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Effortless Challenge

By Edited Sep 23, 2016 0 0

Have you ever started to pursue a goal in your life, just to see yourself slacking off after a week or two (or less)? Well, so have I...

I've tried quite a few methods to be able to make my habits stick. I'm not really interested in something that only lasts for a while because I'm not motivated enough. It's not really all about motivation, though. I've learned about myself that I can feel inspired, motivated and willing to add a new habit to my everyday life (for example exercising regularly). But even so, I've never found a way to actually maintain it for a significant amount of time.

Then I had a flash of insight about the whole approach I had tried (and not tried). I wasn't using the right method, and I already knew that, I just couldn't figure out the "right" method for me. Now, I've tried my new method for a while, and I felt from get-go that this was by far the best method I've tried during my entire life.

The concept of what I like to call "Effortless Challenge" is extremely simple: See how long you can maintain your new habit without missing a single day/session of your habit-to-be.

For example, one of my first attempts at this method was to get out and run three times a week, and lift weights at home three times a week (with sundays being my "free" day).
For me, this was a real challenge (evidence could easily be found by looking into my past), but this time around it felt different...

I actually felt motivated every time I had scheduled myself to go out and run.
I didn't want to fail my challenge. What if I could only do this challenge for three days? That would have been really lame. I wanted to be able to do this challenge for a long time. And I also knew that if I would "fail" after just a few days, I'd want to do better the next time I tried the same challenge.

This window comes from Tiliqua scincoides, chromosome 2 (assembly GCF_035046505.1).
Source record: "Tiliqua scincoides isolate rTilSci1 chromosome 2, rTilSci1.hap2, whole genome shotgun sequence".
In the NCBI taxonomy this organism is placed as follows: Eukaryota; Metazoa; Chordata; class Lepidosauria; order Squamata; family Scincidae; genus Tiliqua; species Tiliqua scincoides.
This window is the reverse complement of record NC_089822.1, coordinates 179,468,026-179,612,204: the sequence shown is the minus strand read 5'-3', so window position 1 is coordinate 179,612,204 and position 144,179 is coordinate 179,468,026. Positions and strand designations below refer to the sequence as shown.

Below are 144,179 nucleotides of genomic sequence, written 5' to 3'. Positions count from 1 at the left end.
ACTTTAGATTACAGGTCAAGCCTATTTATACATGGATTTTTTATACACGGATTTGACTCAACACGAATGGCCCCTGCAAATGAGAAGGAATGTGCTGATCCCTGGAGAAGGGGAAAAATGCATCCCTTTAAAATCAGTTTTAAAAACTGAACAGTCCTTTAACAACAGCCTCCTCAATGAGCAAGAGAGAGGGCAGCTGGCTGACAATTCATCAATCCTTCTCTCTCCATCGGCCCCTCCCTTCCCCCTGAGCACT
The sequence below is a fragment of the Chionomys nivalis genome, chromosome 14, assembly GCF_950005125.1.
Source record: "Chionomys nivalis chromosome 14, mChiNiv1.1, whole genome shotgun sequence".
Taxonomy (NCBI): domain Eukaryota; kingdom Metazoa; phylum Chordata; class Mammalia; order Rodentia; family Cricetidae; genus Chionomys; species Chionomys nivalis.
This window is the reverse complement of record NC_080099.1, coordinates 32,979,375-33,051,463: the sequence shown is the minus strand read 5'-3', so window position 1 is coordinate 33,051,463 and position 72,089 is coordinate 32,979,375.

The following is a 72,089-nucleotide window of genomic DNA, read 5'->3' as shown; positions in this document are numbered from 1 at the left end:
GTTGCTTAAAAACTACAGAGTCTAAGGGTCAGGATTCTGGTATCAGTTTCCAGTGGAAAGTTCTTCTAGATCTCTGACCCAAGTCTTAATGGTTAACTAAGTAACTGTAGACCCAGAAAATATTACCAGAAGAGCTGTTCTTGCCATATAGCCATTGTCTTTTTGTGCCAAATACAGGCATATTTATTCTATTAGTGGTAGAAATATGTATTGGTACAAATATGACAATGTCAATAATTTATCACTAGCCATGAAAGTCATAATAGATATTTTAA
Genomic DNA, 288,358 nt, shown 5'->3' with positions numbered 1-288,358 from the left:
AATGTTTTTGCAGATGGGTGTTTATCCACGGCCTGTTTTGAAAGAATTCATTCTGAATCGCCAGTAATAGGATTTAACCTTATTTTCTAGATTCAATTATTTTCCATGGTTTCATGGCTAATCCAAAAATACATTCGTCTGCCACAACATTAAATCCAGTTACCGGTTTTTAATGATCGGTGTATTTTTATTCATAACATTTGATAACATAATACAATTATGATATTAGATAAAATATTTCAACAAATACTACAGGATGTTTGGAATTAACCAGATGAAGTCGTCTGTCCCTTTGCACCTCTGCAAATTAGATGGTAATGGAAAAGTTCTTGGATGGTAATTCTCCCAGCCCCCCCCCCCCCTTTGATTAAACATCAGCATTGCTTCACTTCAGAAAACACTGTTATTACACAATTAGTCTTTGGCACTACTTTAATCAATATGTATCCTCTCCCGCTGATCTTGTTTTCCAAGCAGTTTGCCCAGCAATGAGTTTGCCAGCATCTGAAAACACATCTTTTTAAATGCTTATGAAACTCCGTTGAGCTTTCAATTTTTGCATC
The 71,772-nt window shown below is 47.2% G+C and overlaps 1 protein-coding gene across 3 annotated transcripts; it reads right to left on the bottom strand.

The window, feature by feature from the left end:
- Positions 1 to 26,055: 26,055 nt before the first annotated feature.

So if I could only do this challenge for three days, then get demotivated/lazy, I knew that I would want to be able to complete at least four days at my next attempt. This felt like an extremely fail-safe approach. If I would fail, I knew that I'd want to do better the next time around.

So, come up with a habit you'd like to add to your everyday life (I'm sure you have something on your mind, otherwise you wouldn't be reading this!).
Then try to see how many days or sessions (whatever you prefer) you can actually maintain doing this new habit of yours. Can you manage to do it in 7 consecutive days? 14 days? A month? 6 months? Maybe even a year?

The best thing about this method is that it works with almost any kind of habit you're trying to create or erase.

A simple list of possible habits to add to (or erase from) your life could be:

  • Exercise three times per week
  • No junk food
  • No smoking
  • No caffeine
  • No Facebook/Twitter
  • Read books one hour each day
  • Work on an important project two hours a day
  • Wake up early each morning
  • Visit friends and family at least once a week
  • Eat at least two fruits each day

You can probably come up with other ideas for your own habits, but I think you get the point. Personally, this method works extremely well for most of the habits I've tried to instill. Try it out and see if it works for you!

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